Has anyone taken any pictures of the Marr & Colton organ? It had a unique feature of silent movie mood presets. Posters here say it was from the New London Capitol. John Hammond was the organist there in 1926, the year it was installed. He was also Rosa Rio’s first husband, who just passed away. They both accompanied silents in New London. Would love to see pictures. New London-born here, too.

50sadchairs on June 14, 2010 at 9:06 pm

I found this on NewportNow.org from a March 26, 2010 article.

NEWPORT, R.I. â€" The founders of the now darkened Newport International Film Festival are hoping to introduce a new festival this year, continuing the tradition of celebrating cinema in Newport.
According to the Providence Journal, the new film festival, which has yet to be named, will span just one day sometime this summer, with a more robust five day run planned for next year.
Behind the effort are Nancy Donahoe and Christine Schomer, who founded the Newport International Film Festival in 1998 before withdrawing from the operations in 2003 and 2002, respectively, and Andrea van Beuren, the director of documentary and children’s films for NIFF.
Scheduled for sometime in July or August, the new festival hopes to draw heavily on the peak tourist traffic, which NIFF never fully benefited from due to its June scheduling.

snorwood on February 3, 2010 at 6:44 am

The Newport International Film Festival appears to have folded. The web site and phone numbers are no longer valid, and the organization has not renewed its corporation status with the Secretary of State’s office. Too bad.

(I and many others are still owed money for services provided at last year’s festival.)

Gerald A. DeLuca
Gerald A. DeLuca on June 15, 2009 at 8:00 am

A week ago Saturday the Newport Film Festival presented a showing of the 1927 silent film East Side, West Side, perfectly projected in a pristine archival 35mm print from the Museum of Modern Art in New York. There was live piano accompaniment, making it a tremendously exciting event.

bcnett on January 18, 2009 at 3:28 pm

I was in the theatre with the new owner last month. It is in better condition than ever. The organ is still there, on the floor to the left of the stage, intact though unplayable. The owner would love to have it restored, but the cost is prohibitive. I was house organist there for 10 years, spent many happy hours at the console. I played before the shows two nights a week and accompanied silent pictures. Whenever there was a stage show, the organ was the opening act, usually with a silent comedy.

Gerald A. DeLuca
Gerald A. DeLuca on January 18, 2009 at 1:08 pm

Article in The Providence Journal on Joe Jarvis, and his naming and management of the Jane Pickens Theatre:

Copyright Providence Journal/Evening Bulletin Mar 25, 1986

“When Joe Jarvis was a kid growing up in East Providence, his one ambition was to get into the movie theater business. In 1936, when he was 16, he got his first job as an usher at the old Hollywood Theater on Taunton Avenue across from City Hall.

“At that time you had double features,” he recalls. “I worked six days a week for $7 and I thought that was wonderful.”

“Today, 50 years later, the 65-year-old Jarvis is still spending at least five days a week selling tickets at the Jane Pickens Theatre in Newport, only now he’s the owner as well. "To me this is not a job, because I enjoy it,” he said.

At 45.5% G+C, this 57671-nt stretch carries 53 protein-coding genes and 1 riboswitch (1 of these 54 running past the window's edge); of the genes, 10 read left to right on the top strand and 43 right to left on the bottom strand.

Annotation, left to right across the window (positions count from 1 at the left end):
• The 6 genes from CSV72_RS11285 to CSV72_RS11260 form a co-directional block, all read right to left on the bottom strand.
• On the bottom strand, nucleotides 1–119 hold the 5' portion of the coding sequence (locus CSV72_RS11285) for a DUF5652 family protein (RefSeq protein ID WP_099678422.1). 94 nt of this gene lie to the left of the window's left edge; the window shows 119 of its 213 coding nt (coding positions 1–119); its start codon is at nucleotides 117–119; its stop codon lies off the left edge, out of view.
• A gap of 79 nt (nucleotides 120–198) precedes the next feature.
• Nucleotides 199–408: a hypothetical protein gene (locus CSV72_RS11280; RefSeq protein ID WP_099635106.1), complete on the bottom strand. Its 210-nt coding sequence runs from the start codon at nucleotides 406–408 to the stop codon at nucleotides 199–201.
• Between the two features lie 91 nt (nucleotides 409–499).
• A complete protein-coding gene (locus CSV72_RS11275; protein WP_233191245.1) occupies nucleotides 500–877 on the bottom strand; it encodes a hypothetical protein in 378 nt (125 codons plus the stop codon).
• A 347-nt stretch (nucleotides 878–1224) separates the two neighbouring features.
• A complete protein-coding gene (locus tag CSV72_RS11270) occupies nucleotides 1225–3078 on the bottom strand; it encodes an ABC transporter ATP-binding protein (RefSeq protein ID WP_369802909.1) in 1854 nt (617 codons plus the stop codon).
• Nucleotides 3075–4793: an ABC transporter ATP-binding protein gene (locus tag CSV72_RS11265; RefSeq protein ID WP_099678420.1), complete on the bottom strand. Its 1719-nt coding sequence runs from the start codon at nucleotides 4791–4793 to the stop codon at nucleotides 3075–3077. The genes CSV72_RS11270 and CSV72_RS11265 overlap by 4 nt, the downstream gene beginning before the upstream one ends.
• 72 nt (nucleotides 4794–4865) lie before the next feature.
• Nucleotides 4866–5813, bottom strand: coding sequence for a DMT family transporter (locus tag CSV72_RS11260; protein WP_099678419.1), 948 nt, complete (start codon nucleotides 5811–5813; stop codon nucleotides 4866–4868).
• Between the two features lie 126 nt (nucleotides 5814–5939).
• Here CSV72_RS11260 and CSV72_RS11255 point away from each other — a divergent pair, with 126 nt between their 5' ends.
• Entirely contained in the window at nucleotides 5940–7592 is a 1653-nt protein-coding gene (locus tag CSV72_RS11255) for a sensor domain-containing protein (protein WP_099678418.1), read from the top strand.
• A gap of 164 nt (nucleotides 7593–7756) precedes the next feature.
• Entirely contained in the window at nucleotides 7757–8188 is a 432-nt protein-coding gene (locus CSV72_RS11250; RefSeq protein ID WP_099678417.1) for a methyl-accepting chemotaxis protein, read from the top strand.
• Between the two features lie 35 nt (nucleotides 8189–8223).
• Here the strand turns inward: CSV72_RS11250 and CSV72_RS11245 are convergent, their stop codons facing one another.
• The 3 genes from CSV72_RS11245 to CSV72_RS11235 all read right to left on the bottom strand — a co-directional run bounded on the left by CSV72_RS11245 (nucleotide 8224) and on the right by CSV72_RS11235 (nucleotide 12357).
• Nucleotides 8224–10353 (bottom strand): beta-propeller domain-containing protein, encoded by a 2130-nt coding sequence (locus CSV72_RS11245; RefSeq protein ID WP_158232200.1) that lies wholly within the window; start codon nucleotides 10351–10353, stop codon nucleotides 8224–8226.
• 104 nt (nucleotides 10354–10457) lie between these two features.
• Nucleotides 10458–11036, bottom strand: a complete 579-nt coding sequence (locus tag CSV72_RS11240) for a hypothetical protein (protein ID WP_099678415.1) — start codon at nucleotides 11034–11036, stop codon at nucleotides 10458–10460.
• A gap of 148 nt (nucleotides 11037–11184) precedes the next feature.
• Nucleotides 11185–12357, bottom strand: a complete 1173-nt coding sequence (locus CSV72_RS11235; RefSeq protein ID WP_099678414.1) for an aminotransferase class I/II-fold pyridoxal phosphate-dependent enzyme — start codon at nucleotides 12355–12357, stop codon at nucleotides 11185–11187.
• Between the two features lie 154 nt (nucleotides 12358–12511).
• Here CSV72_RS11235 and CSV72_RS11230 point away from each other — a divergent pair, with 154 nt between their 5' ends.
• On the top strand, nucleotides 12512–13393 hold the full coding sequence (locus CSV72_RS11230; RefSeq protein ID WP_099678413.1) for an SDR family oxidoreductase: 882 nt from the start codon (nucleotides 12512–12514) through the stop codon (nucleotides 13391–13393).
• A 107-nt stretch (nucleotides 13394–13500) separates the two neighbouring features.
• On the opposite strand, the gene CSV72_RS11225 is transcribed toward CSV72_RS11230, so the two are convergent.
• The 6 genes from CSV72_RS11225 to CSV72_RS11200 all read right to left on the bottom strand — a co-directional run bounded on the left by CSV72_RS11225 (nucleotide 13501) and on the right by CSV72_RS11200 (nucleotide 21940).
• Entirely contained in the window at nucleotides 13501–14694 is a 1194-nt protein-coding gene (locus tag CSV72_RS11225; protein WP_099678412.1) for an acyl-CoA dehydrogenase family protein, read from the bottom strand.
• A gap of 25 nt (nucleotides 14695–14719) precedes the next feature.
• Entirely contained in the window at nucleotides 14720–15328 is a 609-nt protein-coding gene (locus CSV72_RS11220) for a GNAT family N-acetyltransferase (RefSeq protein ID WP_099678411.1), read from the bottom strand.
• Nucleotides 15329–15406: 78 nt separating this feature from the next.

“For Jarvis, the last 10 years, since he bought the former Strand on Washington Square, restored it and renamed it after actress and Newport summer resident Jane Pickens, have been a return to simpler times when showing good movies to an appreciative audience was the most important thing.

“It wasn’t always so. After working his way up to head usher ($10 a week), he served in the Navy during World War II, then returned to the Hollywood as assistant manager. There, he learned the art of promotion as the owners sought to fill up the 1,100-seat theater, which was limited at that time by film studios to second-run films.

“On weekends, in addition to the double features, there were vaudeville acts and regular appearances by local favorites Marie and the Hollywood Orchestra. On slow Mondays and Tuesdays, there were dish nights "for the ladies” and on Wednesdays there was bank night, sort of an early version of Lot O Bucks.

“Then, after a second tour in the Navy during the Korean callback and two years managing a small theater in Vermont, where he met his wife, Jarvis returned to Rhode Island and got the opportunity to run his own moviehouse in his home town. It was 1955 and the theater, which he leased, was the old 400-seat Lyric in Riverside.

“"This was a time when television was really hurting us,” Jarvis said. Another problem was the theater’s location off Maple Avenue, on the wrong side of the tracks. “Riverside used to be a tough neighborhood and it was really something to get people to go down there.”

“Jarvis changed the theater’s name from Lyric to Gilbert Stuart and began a campaign to clean up its image. If the movie-going crowd was tough, so was Jarvis, remembers Providence native John E. Connors, now city manager in Newport. "He used to haul kids right out the front door.”

“He also immersed himself in community affairs and served a term on the East Providence School Committee. His most successful public relations effort was a series of ads he’d write about coming attractions, giving his own critiques of shows he’d seen at the first-run houses in Providence. The technique worked so well MGM asked him to travel around the country and speak to other theater owners.